• $14 million to the Ministry of Health Services for enhanced diagnostic and assessment services for children with developmental behavioral conditions;
  • over $40 million to the Ministry for Children and Family Development for direct intervention and key family support services; and
  • close to $80 million to the Ministry of Education to enhance services to children and youth with special needs in the school system.

We know that these are wise investments.

Research has clearly shown that early assessment, treatment and support can make a world of difference — in children's lives, in family's lives, in the lives of our communities. Because every one of us benefits when children — all children — have the opportunities they need to reach their full potential.

That same philosophy underlies the government's commitment to early learning and child care — as part of a broader, national plan that includes substantial federal funding.

We expect the province to receive up to $650 million over five years for this initiative, starting in 2005/06.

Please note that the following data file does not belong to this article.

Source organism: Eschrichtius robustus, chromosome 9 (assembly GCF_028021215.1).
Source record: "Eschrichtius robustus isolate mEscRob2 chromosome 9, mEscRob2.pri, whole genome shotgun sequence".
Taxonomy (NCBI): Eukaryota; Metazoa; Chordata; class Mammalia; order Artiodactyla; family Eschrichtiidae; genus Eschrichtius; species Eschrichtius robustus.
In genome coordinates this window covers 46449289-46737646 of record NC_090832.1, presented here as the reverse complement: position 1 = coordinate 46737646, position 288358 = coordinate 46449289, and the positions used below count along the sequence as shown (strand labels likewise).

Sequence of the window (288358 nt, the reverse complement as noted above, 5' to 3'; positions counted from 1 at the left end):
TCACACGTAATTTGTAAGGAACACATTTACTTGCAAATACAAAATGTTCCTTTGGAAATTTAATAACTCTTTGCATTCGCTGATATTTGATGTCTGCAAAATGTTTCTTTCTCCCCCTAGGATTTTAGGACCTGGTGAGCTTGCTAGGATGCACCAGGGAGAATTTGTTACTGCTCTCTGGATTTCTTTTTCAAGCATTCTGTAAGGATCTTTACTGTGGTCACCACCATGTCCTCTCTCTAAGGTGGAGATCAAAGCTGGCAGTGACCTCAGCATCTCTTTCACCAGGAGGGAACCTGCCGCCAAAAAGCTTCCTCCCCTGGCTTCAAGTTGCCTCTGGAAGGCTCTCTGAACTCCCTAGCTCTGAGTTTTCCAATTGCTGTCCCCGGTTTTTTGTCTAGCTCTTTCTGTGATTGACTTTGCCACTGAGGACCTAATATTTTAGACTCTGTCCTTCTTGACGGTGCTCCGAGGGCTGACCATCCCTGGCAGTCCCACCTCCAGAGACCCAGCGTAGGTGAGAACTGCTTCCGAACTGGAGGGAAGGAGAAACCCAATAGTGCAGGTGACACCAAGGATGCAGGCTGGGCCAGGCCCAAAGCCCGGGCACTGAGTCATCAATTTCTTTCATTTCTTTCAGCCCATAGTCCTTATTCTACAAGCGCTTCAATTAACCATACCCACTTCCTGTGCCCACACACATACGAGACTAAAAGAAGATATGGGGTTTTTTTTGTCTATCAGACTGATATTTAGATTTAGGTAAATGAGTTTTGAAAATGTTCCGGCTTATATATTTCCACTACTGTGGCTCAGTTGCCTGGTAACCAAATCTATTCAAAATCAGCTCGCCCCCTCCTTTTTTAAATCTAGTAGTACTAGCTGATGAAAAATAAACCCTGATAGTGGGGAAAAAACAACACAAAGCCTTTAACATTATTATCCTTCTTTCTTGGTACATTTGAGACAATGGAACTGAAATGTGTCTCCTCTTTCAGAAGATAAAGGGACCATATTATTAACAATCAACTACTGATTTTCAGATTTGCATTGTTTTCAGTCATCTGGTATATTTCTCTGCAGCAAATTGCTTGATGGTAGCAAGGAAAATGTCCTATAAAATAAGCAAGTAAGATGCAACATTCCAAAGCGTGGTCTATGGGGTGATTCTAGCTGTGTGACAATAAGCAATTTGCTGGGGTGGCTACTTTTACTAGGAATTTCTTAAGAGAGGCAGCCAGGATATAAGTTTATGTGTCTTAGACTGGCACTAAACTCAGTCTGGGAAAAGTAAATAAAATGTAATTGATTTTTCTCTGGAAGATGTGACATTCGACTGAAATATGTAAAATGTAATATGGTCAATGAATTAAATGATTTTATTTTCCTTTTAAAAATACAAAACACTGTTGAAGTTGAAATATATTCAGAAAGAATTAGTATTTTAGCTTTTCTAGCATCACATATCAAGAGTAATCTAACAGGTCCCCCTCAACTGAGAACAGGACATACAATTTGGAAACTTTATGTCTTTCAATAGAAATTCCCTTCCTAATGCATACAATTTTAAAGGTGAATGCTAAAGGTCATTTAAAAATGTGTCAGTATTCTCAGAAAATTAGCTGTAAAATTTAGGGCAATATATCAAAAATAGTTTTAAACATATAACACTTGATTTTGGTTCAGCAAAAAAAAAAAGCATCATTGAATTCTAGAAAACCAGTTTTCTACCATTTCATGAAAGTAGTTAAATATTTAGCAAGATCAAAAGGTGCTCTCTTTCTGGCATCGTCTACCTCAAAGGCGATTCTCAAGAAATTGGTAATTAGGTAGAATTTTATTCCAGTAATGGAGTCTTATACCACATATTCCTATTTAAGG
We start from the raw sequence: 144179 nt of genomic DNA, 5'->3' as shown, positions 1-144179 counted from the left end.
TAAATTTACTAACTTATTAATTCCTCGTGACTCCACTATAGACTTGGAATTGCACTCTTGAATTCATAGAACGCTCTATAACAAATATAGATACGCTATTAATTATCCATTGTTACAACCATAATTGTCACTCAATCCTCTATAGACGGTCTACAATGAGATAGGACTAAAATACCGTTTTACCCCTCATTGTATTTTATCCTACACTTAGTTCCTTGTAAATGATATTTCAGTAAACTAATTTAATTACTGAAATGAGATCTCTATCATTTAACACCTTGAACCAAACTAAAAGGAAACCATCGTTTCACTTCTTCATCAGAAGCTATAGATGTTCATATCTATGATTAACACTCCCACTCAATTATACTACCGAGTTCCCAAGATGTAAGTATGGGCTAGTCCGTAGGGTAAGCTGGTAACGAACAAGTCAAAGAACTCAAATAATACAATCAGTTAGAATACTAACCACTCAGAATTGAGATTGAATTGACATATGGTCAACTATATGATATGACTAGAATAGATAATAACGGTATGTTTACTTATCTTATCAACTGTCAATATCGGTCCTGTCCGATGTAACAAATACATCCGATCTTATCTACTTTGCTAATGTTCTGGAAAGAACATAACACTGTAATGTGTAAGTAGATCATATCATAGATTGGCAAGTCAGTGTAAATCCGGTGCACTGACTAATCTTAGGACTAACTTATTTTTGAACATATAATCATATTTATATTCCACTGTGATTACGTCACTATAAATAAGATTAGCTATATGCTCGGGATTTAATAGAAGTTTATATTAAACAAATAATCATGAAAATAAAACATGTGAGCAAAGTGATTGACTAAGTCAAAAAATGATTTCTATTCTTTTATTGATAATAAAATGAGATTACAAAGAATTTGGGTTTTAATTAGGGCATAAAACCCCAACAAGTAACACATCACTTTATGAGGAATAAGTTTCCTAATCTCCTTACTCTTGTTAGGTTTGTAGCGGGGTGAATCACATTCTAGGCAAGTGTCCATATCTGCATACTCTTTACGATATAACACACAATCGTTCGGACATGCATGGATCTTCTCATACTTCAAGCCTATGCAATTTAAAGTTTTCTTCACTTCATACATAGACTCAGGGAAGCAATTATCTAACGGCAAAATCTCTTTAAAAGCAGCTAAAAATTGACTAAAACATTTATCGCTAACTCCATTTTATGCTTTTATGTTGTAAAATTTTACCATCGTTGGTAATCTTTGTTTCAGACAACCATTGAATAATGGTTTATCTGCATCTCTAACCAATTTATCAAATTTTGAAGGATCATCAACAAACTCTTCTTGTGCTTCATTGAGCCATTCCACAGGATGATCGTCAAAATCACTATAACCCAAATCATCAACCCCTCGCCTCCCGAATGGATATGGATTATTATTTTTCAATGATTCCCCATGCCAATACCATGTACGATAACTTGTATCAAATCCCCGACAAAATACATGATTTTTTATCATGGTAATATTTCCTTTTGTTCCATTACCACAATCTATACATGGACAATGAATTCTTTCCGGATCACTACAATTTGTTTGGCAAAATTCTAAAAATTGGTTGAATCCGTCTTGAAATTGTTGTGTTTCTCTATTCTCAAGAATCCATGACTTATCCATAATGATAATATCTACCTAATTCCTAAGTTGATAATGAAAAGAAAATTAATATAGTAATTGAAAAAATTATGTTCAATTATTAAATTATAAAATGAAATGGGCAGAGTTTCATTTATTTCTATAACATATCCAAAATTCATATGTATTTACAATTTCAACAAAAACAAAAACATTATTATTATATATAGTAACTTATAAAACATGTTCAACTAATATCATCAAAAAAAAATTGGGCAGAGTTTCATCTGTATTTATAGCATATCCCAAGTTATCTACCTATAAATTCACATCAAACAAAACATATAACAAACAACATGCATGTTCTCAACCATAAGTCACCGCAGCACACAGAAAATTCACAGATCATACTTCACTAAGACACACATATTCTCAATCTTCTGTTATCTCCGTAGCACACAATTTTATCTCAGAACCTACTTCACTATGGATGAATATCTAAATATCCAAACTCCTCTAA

Annual and provincial allocations are not finalized, so these dollars are not included in Budget 2005. But — as we have with health care dollars — we are committed to reinvesting every cent of that new funding to provide more accessible, affordable, inclusive care that emphasizes early learning.

Parents will have more choices; children will have more support; funding will be targeted to those in need — and we will see the dividends for many years to come.

We know — from countless studies, as well as from experience — that early learning gives kids a head start in life.

When they start school ready to learn, they're more likely to finish high school, more likely to find good jobs as adults, and more likely to raise their own families successfully.

So these are incredible investments in our future ... as are the investments we continue to make in the province's education system.